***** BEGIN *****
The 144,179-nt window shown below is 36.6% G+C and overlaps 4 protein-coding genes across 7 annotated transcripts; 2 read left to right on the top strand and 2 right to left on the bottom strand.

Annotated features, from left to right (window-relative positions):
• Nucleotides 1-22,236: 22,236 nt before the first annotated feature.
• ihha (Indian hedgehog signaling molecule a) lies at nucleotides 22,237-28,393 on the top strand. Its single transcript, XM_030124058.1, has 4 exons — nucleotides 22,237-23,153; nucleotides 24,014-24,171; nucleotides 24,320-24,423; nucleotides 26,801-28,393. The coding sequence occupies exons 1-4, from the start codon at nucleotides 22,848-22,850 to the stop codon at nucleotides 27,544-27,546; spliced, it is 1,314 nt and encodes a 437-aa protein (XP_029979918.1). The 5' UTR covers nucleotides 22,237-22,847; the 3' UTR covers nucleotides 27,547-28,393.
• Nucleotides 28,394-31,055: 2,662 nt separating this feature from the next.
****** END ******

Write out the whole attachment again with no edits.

The 144,179-nt window shown below is 36.6% G+C and overlaps 4 protein-coding genes across 7 annotated transcripts; 2 read left to right on the top strand and 2 right to left on the bottom strand.

Annotated features, from left to right (window-relative positions):
• Nucleotides 1-22,236: 22,236 nt before the first annotated feature.
• ihha (Indian hedgehog signaling molecule a) lies at nucleotides 22,237-28,393 on the top strand. Its single transcript, XM_030124058.1, has 4 exons — nucleotides 22,237-23,153; nucleotides 24,014-24,171; nucleotides 24,320-24,423; nucleotides 26,801-28,393. The coding sequence occupies exons 1-4, from the start codon at nucleotides 22,848-22,850 to the stop codon at nucleotides 27,544-27,546; spliced, it is 1,314 nt and encodes a 437-aa protein (XP_029979918.1). The 5' UTR covers nucleotides 22,237-22,847; the 3' UTR covers nucleotides 27,547-28,393.
• Nucleotides 28,394-31,055: 2,662 nt separating this feature from the next.